BCAN TT 2022: Targeting Urothelial Basal Cells in Transdifferentiation and Non-muscle Invasive Bladder Cancer

(UroToday.com) Dr. Philip Beachy, PhD, Stanford University School of Medicine in Stanford, CA was awarded the 2019 BCAN Bladder Cancer Research Innovation Award for his work on targeted transdifferentiation of the bladder urothelium. This work was presented by his college Dr. Kris Prado, MD, a urologic oncologist also at Stanford University.

Conventionally, bladder tumors arising from the N-butyl-N-(4-hydroxybutyl)-nitrosamine (BBN) mouse model arise from a single clone. Urothelial carcinoma is often characterized by a “field effect” whereby normal appearing urothelium distinct from a bladder tumor shares similar underlying genetic susceptibility and exposure to environmental carcinogens to predispose tumorigenesis. In this study, the authors sought to transdifferentiate fibroblasts in vitro to basal urothelial stem cells and develop an in vivo engraftment model whereby at-risk urothelium could be “replaced” by engineered, transdifferentiated urothelial stem cells.

Transdifferentiation is the direct conversion of one differentiated cell type into another differentiated cell type without a pluripotent stem cell intermediate. This process is mediated by modulating expression of a host of transcription factors.

Urothelial stem cells give rise to all other cell types, including basal, intermediate, and umbrella cells, but do not maintain pluripotency. These cells strongly express KRT14 and are thought to be the origin site for bladder cancers. The investigators reviewed the published literature to identify a list of 37 candidate transcription factors known for their involvement in stimulating transdifferentiation. These were individually cloned into retroviral vectors and used to transduce fibroblasts. They were subsequently transplanted into mouse bladders for functional engraftment analysis.

The 37 transcription factor compliment did induce urothelial and basal marker expression, including Upk2, Upk3a, Krt5, and Krt14. The investigators then used a process of subtraction screening to identify the most influential 3-4 transcription factors involved in transdifferentiation to basal and suprabasal cells.

An injury-transplant model was utilized whereby the bladder urothelium was injured with imidazolium salts followed by instillation of transdifferentiated fibroblasts. They were able to achieve successful engraftment of KRT14 expressing stem cells.

The investigators then sought the characterize the pre-malignant phenotype in non-tumor urothelium adjacent to bladder tumors. They used single sell RNAseq and pseudotime analysis to generate a phylogeny of differentiation states in the bladder urothelium. Starting with healthy mouse bladders, they found that each time a BBN-treated cell was added to the compliment it tended to fall at the basal end of the spectrum. This concept of “basalization” is observed in normal urothelium from BBN-treated mice as well as in non-tumor urothelium from bladder cancer patients.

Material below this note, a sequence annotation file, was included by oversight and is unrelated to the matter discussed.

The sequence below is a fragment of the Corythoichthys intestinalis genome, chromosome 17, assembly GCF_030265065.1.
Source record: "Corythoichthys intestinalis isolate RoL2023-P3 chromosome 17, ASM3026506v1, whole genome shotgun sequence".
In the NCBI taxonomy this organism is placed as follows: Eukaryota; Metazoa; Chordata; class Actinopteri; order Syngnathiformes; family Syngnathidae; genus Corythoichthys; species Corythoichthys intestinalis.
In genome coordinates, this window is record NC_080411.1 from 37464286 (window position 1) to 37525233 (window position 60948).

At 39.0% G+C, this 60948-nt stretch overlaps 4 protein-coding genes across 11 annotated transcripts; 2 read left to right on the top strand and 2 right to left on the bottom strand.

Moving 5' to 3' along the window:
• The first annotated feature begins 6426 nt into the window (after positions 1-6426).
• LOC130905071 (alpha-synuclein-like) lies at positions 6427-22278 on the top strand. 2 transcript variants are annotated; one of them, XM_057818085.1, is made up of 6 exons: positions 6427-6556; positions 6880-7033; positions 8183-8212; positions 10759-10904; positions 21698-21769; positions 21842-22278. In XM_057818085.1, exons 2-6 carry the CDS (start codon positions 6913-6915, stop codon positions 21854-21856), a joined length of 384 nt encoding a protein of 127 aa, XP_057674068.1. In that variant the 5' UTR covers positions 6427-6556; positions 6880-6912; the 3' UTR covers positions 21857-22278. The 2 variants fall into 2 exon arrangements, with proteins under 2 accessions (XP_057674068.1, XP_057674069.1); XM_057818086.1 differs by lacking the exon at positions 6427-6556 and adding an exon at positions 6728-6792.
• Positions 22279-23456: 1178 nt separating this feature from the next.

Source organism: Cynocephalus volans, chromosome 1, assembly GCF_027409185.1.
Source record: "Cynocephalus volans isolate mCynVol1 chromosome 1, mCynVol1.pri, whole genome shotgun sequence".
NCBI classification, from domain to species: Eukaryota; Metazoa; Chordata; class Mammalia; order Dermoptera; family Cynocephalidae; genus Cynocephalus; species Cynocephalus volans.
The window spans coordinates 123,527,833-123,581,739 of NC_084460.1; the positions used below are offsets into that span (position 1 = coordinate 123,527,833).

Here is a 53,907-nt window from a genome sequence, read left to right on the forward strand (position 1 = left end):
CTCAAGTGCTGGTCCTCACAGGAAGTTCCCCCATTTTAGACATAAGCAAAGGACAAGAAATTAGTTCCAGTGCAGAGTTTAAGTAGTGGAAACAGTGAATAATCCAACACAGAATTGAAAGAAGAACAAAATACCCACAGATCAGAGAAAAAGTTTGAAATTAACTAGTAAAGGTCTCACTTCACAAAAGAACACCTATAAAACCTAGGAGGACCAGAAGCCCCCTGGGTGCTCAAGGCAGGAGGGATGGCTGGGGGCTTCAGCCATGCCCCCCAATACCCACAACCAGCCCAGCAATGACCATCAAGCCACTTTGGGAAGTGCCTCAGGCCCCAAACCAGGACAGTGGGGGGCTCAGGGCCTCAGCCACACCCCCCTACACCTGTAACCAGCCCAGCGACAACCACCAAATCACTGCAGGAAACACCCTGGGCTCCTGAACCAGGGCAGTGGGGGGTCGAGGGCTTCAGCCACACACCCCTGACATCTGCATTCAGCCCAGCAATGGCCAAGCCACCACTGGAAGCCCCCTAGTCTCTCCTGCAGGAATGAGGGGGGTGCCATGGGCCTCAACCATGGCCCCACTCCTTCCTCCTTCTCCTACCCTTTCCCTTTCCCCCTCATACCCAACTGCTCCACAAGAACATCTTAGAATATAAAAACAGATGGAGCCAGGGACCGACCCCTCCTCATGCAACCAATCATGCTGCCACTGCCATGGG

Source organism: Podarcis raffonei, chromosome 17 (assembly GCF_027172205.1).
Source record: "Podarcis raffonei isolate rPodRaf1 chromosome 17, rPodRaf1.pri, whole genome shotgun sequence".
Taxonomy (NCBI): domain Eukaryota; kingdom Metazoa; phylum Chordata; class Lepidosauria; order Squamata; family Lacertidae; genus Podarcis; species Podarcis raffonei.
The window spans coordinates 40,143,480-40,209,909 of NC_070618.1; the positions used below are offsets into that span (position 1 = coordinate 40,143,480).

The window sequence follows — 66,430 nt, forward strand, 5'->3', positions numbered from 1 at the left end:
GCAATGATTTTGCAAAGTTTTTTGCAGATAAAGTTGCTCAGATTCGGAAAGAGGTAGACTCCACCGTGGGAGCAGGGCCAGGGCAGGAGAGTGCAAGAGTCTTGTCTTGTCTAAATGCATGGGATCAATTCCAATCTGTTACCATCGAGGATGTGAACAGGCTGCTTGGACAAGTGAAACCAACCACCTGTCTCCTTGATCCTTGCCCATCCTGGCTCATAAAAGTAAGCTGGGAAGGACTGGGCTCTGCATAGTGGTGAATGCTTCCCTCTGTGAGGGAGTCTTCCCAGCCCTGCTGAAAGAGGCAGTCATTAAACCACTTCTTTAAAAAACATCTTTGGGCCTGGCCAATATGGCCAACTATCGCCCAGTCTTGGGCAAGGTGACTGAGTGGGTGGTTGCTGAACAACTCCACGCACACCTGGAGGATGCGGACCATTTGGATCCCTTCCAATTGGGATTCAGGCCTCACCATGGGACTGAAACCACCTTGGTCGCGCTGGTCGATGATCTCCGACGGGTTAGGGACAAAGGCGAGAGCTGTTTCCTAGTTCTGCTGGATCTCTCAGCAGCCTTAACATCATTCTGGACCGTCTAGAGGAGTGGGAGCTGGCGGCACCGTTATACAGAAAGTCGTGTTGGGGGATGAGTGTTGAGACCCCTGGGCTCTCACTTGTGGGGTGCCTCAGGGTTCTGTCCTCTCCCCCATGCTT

They then sought to reverse this basalization with pharmacologic intervention. Urothelium was characterized after treatment with BBN as well as BBN combined with erlotinib (EGFR inhibitor) and BBN combined with trametinib (MEK inhibitor). These combination therapies successfully decreased expression of basal markers.

Subsequent functional studies identified that indeed, erlotinib was able to decrease tumor burden and improve survival in mice treated with BBN.

The functional significance of EGFR inhibition with erlotinib in this basalization reversal phenomenon remains unclear. However, the authors provide compelling proof of concept that urothelial stem cells can be engineered with a minimal set of transcription factors. Basalization of the non-tumor urothelium appears to be modifiable and reversable with pharmacologic intervention. These results have significant implications in decreasing the risk of bladder cancer in high risk populations, decreasing recurrences in patients with know NMIBC, and even tissue engineering by engrafting scaffolds with engineered urothelial stem cells.

Presented by: Kris Prado, MD, a urologic oncologist at Stanford University

Written by: Patrick Hensley, MD, Urologic Oncologist at the University of Kentucky (@pjhensley11) with Ashish Kamat, MD, Urologic Oncologist at MD Anderson Cancer Center (@UroDocAsh) during the 2022 Bladder Cancer Advocacy Network Think Tank (#BCANTT22) Wednesday Aug 3 – Friday Aug 5, 2022


  1. Merrell AJ, Stanger BZ. Adult cell plasticity in vivo: de-differentiation and transdifferentiation are back in style. Nat Rev Mol Cell Biol. 2016 Jul;17(7):413-25. doi: 10.1038/nrm.2016.24. Epub 2016 Mar 16. PMID: 26979497; PMCID: PMC5818993.
  2. Papafotiou G, Paraskevopoulou V, Vasilaki E, Kanaki Z, Paschalidis N, Klinakis A. KRT14 marks a subpopulation of bladder basal cells with pivotal role in regeneration and tumorigenesis. Nat Commun. 2016 Jun 20;7:11914. doi: 10.1038/ncomms11914. PMID: 27320313; PMCID: PMC4915139.
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